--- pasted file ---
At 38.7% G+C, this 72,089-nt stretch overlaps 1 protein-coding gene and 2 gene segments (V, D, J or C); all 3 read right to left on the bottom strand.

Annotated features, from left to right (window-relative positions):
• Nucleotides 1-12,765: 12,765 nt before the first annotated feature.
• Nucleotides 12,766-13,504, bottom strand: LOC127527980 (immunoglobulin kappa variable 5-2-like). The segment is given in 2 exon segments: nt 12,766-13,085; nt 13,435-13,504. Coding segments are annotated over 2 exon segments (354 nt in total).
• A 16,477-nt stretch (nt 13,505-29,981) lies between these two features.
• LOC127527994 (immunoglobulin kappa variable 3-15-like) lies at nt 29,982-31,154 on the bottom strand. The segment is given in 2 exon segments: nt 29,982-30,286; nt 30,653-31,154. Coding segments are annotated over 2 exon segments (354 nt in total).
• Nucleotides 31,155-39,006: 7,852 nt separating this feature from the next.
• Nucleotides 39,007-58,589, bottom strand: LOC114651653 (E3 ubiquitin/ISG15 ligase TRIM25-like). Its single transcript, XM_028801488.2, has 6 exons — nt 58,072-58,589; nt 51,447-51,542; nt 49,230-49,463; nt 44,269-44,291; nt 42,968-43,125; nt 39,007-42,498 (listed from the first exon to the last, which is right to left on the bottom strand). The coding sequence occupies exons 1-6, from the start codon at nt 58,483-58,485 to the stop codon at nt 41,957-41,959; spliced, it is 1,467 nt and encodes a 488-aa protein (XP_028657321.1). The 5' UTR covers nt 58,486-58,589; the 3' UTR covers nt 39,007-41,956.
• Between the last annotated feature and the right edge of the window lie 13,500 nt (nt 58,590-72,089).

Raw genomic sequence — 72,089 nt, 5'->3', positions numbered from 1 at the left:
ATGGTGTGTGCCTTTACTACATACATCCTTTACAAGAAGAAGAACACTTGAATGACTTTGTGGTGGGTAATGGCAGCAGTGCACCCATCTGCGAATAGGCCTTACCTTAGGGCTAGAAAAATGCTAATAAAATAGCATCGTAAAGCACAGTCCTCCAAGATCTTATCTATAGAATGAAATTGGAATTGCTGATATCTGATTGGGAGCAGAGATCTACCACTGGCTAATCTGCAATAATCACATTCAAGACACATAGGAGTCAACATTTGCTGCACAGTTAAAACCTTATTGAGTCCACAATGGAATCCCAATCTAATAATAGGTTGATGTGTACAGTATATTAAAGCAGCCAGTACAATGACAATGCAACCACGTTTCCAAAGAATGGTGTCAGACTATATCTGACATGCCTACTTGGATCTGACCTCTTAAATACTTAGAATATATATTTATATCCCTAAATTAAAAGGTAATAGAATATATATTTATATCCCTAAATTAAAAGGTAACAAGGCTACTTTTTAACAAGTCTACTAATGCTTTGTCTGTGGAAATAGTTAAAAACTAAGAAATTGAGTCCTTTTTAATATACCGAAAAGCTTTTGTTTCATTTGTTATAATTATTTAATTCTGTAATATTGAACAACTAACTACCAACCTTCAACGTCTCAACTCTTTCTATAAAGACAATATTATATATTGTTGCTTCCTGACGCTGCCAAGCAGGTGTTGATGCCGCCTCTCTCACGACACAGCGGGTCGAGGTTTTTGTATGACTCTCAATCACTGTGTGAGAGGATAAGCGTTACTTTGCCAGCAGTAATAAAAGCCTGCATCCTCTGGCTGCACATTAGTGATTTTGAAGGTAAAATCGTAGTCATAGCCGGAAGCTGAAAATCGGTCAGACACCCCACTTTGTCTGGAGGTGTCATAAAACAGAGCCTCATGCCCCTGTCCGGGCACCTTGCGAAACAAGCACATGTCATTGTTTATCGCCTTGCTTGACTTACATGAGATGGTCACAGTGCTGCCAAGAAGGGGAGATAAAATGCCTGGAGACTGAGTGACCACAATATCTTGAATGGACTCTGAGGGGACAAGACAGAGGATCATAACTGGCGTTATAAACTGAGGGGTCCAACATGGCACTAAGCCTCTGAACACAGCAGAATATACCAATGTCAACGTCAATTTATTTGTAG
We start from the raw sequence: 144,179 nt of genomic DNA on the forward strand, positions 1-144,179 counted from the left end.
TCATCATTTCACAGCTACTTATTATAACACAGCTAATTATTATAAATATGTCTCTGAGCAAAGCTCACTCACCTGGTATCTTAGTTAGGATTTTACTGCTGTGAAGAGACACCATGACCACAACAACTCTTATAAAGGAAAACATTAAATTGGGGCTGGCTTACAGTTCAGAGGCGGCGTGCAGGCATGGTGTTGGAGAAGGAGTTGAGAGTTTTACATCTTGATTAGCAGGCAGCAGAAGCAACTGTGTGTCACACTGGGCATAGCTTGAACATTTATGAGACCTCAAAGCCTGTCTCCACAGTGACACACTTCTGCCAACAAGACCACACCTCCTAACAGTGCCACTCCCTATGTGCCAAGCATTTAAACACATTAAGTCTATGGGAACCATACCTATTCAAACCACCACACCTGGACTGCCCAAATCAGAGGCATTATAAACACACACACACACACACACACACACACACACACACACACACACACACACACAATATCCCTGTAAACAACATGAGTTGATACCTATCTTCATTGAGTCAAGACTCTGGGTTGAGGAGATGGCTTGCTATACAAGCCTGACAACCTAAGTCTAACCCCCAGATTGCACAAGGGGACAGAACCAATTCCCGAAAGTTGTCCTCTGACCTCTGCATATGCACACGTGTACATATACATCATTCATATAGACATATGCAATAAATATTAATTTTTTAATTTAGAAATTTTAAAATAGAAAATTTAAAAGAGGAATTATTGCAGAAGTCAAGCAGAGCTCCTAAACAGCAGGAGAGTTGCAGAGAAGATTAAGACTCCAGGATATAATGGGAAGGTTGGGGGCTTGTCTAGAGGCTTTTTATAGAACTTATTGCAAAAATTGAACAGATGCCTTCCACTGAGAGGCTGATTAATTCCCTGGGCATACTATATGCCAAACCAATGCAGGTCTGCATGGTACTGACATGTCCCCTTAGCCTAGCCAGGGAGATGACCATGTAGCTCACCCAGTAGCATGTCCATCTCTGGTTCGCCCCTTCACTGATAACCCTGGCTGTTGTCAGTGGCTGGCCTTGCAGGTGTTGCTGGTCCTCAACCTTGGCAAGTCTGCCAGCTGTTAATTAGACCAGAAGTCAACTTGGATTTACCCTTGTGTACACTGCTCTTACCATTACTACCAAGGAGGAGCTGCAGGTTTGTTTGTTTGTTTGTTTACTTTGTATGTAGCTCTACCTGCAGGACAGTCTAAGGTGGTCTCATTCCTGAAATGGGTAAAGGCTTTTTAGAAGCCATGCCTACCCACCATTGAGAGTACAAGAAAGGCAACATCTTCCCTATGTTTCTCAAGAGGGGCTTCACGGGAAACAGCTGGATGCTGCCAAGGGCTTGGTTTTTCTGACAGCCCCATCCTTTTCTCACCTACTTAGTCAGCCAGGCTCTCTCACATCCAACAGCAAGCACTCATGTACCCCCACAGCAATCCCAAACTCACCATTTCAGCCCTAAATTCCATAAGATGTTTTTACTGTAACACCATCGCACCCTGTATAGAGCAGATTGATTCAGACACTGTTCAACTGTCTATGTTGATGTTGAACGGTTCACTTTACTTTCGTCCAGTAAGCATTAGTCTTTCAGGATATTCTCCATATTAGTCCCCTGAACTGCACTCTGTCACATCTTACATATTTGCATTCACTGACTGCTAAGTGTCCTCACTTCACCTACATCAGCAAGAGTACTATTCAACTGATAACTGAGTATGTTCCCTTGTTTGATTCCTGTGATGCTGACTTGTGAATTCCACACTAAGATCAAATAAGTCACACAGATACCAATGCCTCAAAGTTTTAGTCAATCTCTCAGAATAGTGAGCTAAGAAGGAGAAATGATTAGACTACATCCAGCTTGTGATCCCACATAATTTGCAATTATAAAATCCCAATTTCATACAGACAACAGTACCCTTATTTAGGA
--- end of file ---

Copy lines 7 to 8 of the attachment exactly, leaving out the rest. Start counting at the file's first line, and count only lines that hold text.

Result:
• Nucleotides 31,155-39,006: 7,852 nt separating this feature from the next.
• Nucleotides 39,007-58,589, bottom strand: LOC114651653 (E3 ubiquitin/ISG15 ligase TRIM25-like). Its single transcript, XM_028801488.2, has 6 exons — nt 58,072-58,589; nt 51,447-51,542; nt 49,230-49,463; nt 44,269-44,291; nt 42,968-43,125; nt 39,007-42,498 (listed from the first exon to the last, which is right to left on the bottom strand). The coding sequence occupies exons 1-6, from the start codon at nt 58,483-58,485 to the stop codon at nt 41,957-41,959; spliced, it is 1,467 nt and encodes a 488-aa protein (XP_028657321.1). The 5' UTR covers nt 58,486-58,589; the 3' UTR covers nt 39,007-41,956.